September 05, 2008

What McCain didn’t say

Last night, John McCain sounded all the standard John McCain leitmotifs, from ?causes greater than self-interest? to ?stand up and fight!? to, of course, his hopes of the leader of a proposition, not a nation?America isn?t ?just a place, but an idea.? For the Republicans in the hall, who once loved to hate McCain, the old themes illicited a boisterous response. For the rest of the country, the speech probably rang a bit flat (but then so did Obama?s). Although it certainly had its moments of poignancy, and McCain was able to build to a final crescendo in which he exhorted each and all to ?stand up, stand up? above enthusiastic applause.

All fine and good. But while Sarah Palin?s fresh face has inspired many us in the alternative Right to imagine her as a new kind of Republican leader, we know John McCain all too well. And it?s no coincidence that things that most disturb us about a McCain presidency are precisely those things that the senator barely touched on last night, or left out entirely. 

Immigration?legal and illegal?received no mention; however, his wispy talk of the Americanism of that ?Latina daughter of migrant workers? gave us a good reminder of where Mac stands on mass immigration and amnesty?promises of ?border security? being irrelevant to the more important question of numbers and national origin.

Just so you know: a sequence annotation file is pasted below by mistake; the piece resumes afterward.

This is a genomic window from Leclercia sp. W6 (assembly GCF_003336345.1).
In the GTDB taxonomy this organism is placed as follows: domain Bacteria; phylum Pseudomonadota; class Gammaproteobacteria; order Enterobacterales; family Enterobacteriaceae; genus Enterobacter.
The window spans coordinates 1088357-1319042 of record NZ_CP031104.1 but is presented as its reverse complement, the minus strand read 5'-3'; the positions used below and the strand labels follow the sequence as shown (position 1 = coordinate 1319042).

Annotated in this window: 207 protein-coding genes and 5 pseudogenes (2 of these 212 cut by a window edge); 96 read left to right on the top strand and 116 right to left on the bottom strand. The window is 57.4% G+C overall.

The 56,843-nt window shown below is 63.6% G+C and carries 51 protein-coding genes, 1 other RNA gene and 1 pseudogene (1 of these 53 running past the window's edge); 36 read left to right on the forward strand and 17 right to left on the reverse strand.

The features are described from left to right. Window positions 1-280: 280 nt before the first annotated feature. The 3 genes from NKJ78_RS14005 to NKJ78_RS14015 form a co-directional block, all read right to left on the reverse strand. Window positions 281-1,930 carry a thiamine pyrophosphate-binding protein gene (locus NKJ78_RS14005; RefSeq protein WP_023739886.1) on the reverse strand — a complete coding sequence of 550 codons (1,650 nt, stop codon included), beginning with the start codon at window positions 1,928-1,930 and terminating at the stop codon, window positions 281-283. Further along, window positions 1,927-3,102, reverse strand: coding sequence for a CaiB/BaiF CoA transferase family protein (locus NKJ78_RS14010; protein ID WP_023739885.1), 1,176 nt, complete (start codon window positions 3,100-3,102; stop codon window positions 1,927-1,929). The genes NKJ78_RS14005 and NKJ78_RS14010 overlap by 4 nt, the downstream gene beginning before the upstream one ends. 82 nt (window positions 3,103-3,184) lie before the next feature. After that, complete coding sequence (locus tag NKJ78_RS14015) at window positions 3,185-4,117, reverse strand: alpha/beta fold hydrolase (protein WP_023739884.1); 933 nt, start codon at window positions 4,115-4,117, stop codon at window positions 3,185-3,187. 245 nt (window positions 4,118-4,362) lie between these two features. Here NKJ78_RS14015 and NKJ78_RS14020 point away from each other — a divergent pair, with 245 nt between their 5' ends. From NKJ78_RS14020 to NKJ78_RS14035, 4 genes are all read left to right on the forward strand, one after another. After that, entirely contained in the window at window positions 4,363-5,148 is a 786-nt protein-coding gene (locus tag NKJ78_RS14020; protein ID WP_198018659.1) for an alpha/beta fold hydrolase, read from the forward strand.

With foreign policy, I guess we should be thankful that McCain didn?t go on too long on America?s ?solidarity? with Georgia and didn?t bring up ?democracy promotion? at all. At the moment, Republicans, and the country as a whole, want to be reassured that we?re not losing in Iraq?and then move on. Still, it?s hard to imagine that if he reaches the White House, McCain wouldn?t seek out some international crisis of some sort or find some new wicked enemy to confront in order to secure his legacy as, in the words of his friend Joe Lieberman, a ?wartime president.?

At the very least, McCain?s expressed desire to ?establish good relations with Russia? and promise, ?we need not fear a return of the Cold War,? were delivered in a manner that, to me, seemed perfunctory, almost glib. 

Reflecting the country?s mood, McCain?s speech was all about domestic institutional reform: cutting taxes and spending (what the GOP always talks about) and ?making government work again.? If McCain were elected?which is looking increasingly more likely?let us hope and pray that he spends all his time on school choice and ?making famous? some ill-starred Congressman who gets caught swindling an Indian tribe or earmarking some gigantic and unnecessary bridge in his home district. This kind of work would be beneficial?and infinitely more desirable than McCain?s deciding to do all those things he didn?t much talk about on Thursday night. 

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